Today, little of Millgrove’s industrial past remains. One of the era’s last buildings is located at 328 5th Concession Road West, at the entrance to the village. The one-and-a-half storey stone barn was known by the strange name of the Rat Tannery.
During its history, the barn housed a number of village industries and was originally two storeys high and wider than at present, suggesting that alterations were necessary as its usage changed. An archival photograph, probably taken in the 1950s –and prior to the major renovations that have allowed the building to survive –shows that it had additional entrances, windows along two sides and a cedar shingle roof.
Constructed between 1850 and 1875, during the height of Millgrove’s brief period of industrial prosperity, the building is a reminder that at one time a number of small mills and factories, powered mainly by steam, operated in the core of the village.
No record of the builder’s identity exists, but the stone barn was erected on part of Shipman Cummins’s holdings during the period when small industries, such as shingle mills, flourished in the village. The barn was possibly erected originally to serve as an apple evaporator and packing house –one of several that existed at one time. They were used for the processing of apples that had been harvested from the surrounding orchards, transported on wagons and then winched into the building for processing.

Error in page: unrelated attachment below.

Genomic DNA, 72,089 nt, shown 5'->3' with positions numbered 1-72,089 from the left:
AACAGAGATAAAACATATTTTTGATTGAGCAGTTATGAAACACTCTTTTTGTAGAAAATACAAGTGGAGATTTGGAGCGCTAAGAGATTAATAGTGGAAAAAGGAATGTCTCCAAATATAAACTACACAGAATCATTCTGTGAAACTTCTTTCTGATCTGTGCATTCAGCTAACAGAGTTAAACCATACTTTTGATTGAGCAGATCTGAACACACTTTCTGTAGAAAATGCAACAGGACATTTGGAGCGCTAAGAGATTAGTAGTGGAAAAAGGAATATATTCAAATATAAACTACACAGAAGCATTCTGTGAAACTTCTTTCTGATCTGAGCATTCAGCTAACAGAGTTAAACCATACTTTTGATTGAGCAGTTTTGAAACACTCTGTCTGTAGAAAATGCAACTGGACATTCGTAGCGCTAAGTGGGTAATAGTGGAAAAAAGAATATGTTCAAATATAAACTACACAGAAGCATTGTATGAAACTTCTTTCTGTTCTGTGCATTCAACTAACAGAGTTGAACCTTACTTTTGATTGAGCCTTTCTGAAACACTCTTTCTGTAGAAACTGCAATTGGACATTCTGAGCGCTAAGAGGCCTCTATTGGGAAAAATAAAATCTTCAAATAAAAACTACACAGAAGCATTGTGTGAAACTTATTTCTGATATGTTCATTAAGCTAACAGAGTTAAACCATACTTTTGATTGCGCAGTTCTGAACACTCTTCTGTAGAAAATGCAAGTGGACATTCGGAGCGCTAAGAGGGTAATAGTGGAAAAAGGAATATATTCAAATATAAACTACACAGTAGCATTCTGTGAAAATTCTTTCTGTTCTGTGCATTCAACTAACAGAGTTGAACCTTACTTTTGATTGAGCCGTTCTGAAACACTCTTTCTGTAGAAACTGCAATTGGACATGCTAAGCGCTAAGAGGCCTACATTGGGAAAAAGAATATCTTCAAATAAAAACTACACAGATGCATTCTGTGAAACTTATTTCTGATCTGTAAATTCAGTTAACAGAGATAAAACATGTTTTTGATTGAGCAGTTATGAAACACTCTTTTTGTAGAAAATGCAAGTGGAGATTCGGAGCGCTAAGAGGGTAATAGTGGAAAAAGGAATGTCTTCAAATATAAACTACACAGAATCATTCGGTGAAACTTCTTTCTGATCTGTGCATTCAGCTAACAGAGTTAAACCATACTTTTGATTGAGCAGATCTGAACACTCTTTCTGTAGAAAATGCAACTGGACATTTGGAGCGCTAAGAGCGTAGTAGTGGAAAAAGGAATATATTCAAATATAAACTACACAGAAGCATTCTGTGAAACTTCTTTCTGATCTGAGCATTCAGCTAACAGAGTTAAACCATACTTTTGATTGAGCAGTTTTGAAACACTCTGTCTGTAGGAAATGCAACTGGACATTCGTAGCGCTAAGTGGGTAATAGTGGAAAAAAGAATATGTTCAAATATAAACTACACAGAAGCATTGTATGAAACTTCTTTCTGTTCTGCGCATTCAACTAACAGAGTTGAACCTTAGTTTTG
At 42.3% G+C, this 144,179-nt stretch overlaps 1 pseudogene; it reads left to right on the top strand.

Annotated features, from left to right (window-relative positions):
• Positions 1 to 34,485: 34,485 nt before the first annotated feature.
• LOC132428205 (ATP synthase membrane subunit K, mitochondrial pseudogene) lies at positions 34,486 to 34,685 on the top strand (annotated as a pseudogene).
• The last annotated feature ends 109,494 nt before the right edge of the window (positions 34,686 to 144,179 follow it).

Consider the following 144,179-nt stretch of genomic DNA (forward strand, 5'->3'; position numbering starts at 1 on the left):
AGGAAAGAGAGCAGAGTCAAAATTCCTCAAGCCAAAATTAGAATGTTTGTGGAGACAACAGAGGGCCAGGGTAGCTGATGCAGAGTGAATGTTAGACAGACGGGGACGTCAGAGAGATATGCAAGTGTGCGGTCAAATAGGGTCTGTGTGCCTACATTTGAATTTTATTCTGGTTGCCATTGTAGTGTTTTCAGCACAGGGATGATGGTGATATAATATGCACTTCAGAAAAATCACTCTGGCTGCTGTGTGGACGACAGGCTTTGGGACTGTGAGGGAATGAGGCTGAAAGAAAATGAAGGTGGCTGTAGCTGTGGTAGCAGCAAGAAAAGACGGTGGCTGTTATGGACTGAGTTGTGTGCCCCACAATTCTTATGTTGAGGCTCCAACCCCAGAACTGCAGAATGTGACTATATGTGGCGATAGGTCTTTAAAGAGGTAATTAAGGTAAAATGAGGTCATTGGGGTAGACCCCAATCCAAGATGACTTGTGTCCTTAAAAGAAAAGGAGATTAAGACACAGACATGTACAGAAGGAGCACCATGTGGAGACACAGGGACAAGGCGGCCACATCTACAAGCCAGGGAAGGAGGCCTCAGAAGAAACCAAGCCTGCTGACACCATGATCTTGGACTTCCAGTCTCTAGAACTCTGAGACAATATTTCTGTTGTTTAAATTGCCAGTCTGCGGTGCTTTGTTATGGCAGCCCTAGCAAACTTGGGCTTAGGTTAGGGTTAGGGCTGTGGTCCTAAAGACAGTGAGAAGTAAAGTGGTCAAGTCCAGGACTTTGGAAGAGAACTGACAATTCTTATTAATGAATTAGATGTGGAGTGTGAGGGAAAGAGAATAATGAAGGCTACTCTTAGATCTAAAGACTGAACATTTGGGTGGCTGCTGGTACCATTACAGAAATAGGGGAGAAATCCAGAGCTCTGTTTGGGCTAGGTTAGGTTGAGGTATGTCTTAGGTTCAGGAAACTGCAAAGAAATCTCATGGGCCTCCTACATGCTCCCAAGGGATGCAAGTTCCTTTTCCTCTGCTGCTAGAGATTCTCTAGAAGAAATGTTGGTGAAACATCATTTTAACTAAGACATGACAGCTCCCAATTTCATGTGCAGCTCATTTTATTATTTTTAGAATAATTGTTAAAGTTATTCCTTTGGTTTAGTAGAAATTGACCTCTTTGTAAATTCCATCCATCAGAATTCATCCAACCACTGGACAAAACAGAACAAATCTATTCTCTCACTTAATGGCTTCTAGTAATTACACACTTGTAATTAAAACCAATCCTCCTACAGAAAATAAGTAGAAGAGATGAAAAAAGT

Almost forgotten names, such as Baldwins, Greenings, Russets, Pippins and Snows were among the varieties of apples grown by East and West Flamborough farmers. In the early years, most of the apples stayed in the community and were preserved for use during the cold winter months by being dried over burning sulphur in the evaporators. Beginning in the late 1880s and continuing until the 1930s, apple production completely changed and hundreds and hundreds of wooden barrels packed with apples from the Millgrove area and farms across the highway on the 5th and 6th Concessions of East Flamborough were exported to England and Europe through Brown’s Wharf at the foot of Waterdown Road.
The strange name of Rat Tannery associated with the barn has existed ever since Millgrove resident, Edward Sawell, used the building to hang and tan pelts of local wildlife, especially muskrats that inhabited the swampy lands of the Grindstone Creek around the village.
Sylvia Wray is the former archivist with the Flamborough Archives. She can be reached through the Archives at firstname.lastname@example.org.
This article was originally published in the Flamborough Review, 19 September 2008.
The Flamborough Archives will be closed on Monday, May 24. Happy Victoria Day, and see you soon!